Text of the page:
Discover Vin Santo, the Tuscan version of dessert wines

How to make Vin Santo

Vin Santo is obtained with a particular process of drying the grapes to ensure that the sugar residue is the only element remaining inside the grapes. Usually, the grapes that will become Vin Santo are white grapes, specifically from the Trebbiano and Malvasia vines, which according to the specifications, must reach the minimum percentage of 70% alone or together.

After the first drying phase, a light pressing is carried out. Here is how you obtain the must, which should ferment in small wooden barrels, the so-called "caratelli" for a minimum of 24 months. These are kept in a ventilated room called the "vinsantaia" or "barrique room", a space kept at a controlled temperature. Sometimes also attics are used as vinsantaia because the difference in summer-winter temperature, which is particularly noticeable in these rooms, benefits the fermentation and aromas of the wine itself.

There are various methods for producing Vin Santo, in some cases it is preferred to leave the must in contact with the pomace - that is, the skins, stems, and grape berries left over from pressing. In other cases, however, it is preferable to keep them separate.



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Recipes and pairings with Vin Santo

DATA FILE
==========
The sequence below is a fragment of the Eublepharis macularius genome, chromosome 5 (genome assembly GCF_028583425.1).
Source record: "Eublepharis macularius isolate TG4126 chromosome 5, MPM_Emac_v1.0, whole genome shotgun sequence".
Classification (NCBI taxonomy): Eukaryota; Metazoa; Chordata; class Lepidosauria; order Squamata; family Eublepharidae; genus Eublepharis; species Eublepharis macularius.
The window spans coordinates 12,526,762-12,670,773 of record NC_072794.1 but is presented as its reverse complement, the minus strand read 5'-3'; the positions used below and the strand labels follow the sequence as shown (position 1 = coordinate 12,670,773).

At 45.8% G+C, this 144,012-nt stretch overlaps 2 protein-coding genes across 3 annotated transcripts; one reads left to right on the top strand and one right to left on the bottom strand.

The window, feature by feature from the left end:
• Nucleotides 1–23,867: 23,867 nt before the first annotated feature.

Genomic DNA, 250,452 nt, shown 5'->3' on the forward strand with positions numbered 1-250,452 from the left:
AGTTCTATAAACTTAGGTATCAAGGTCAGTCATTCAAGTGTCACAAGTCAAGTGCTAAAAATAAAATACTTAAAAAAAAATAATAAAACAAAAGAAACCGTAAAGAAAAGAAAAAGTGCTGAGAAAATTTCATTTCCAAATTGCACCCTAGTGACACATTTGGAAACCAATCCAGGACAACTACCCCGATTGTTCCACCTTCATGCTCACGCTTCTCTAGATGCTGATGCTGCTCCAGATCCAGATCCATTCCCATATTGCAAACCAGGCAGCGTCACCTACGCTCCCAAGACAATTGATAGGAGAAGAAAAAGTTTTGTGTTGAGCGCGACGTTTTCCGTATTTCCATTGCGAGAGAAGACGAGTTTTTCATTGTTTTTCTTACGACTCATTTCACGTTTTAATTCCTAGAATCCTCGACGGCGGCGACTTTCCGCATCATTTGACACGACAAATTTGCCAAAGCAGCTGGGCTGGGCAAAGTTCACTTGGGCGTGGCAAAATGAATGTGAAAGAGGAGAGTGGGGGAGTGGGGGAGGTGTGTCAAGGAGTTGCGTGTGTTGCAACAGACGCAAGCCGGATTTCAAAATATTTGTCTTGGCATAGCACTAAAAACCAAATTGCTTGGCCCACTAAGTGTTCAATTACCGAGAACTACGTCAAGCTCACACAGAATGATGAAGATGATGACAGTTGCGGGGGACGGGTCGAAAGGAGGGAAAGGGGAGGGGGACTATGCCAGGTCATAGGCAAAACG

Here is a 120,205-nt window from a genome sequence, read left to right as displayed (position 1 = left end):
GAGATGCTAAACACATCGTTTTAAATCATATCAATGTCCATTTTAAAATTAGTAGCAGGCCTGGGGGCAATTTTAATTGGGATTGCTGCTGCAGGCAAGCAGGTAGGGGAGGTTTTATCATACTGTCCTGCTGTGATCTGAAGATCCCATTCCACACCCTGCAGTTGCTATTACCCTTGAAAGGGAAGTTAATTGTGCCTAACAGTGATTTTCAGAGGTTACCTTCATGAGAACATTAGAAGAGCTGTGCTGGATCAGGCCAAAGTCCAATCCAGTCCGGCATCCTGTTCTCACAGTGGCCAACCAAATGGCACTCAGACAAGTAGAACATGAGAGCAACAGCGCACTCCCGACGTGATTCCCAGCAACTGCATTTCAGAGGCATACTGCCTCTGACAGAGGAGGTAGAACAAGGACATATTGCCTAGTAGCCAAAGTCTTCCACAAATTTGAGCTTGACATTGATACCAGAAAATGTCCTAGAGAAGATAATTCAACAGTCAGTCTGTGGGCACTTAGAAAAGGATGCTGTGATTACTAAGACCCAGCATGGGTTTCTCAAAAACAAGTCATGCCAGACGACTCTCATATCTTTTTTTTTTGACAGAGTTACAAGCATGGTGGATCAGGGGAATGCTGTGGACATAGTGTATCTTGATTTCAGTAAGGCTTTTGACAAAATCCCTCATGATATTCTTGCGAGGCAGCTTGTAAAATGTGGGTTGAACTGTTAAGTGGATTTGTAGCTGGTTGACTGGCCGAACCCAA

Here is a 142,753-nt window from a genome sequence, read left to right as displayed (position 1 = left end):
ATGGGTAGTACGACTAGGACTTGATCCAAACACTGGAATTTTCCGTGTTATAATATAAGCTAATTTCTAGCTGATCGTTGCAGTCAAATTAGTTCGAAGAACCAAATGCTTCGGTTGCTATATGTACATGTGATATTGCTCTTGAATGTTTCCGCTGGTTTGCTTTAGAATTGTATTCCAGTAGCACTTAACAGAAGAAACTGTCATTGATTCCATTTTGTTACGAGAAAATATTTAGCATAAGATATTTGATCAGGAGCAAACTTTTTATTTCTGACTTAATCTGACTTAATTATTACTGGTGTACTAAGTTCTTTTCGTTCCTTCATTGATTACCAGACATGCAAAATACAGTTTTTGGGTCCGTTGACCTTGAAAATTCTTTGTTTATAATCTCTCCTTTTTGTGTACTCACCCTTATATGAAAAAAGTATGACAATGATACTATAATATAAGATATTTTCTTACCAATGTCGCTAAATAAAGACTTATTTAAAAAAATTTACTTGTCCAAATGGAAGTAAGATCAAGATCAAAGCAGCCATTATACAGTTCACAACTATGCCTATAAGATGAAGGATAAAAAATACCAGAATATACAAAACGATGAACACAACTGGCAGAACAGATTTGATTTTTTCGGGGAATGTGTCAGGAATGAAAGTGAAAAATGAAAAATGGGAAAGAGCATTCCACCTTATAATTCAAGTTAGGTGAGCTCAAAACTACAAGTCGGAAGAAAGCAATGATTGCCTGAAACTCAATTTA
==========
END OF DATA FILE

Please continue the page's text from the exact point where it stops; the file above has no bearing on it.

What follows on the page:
Cantalici Vin SantoIf we talk about Romeo, Juliet's name immediately comes up. Similarly, if we talk about Vin Santo, we immediately think of "cantuccini", the classic dry Tuscan biscuits with almonds famous for being dipped in this particular wine - a culinary cliché. Well, cantucci is not the only possible combination with Vin Santo.

Still in the context of dessert wines that go well together with desserts: Vin Santo pairs very well with a Sacher cake or even with a nice fig tart with a moderate note of sweetness.

To move away a little from classic tastes and venture into less explored territory: what do you think of this dessert wine paired with a good blue cheese, such as sweet gorgonzola or a nice mature pecorino? Doesn't that make your mouth water?! The characteristics of both products are enhanced by this seemingly bizarre combination.

For those who want to dare more: Vin Santo and foie gras. A combination worth experimenting with, since the natural sweetness of this Tuscan wine dessert goes well with the softness of foie gras, just like the classic combination with French Sauternes.

History of Chianti Vin Santo

But what is so special about this wine to be called Holy?

It depends on who you ask in Tuscany: if you ask the Sienese they tell us that a friar in 1348, the year of the Black Death, cured the sicks with this apparently miraculous wine (used to celebrate Mass).

However, if we ask those who are from Florence they tell us that during the Council of Florence in 1439, the wine they were drinking was described by one of the guests as Xanthos wine (in Greek Xanthos means yellow) but the word was confused with "santos" which in Italian sounds much like holy. So from that moment on, that was the adjective and the actual name of the product thinking it had something to do with its tasting characteristics. 

The less poetic but more likely version is that the name is linked to the fact that this wine was used during the celebration of Mass.

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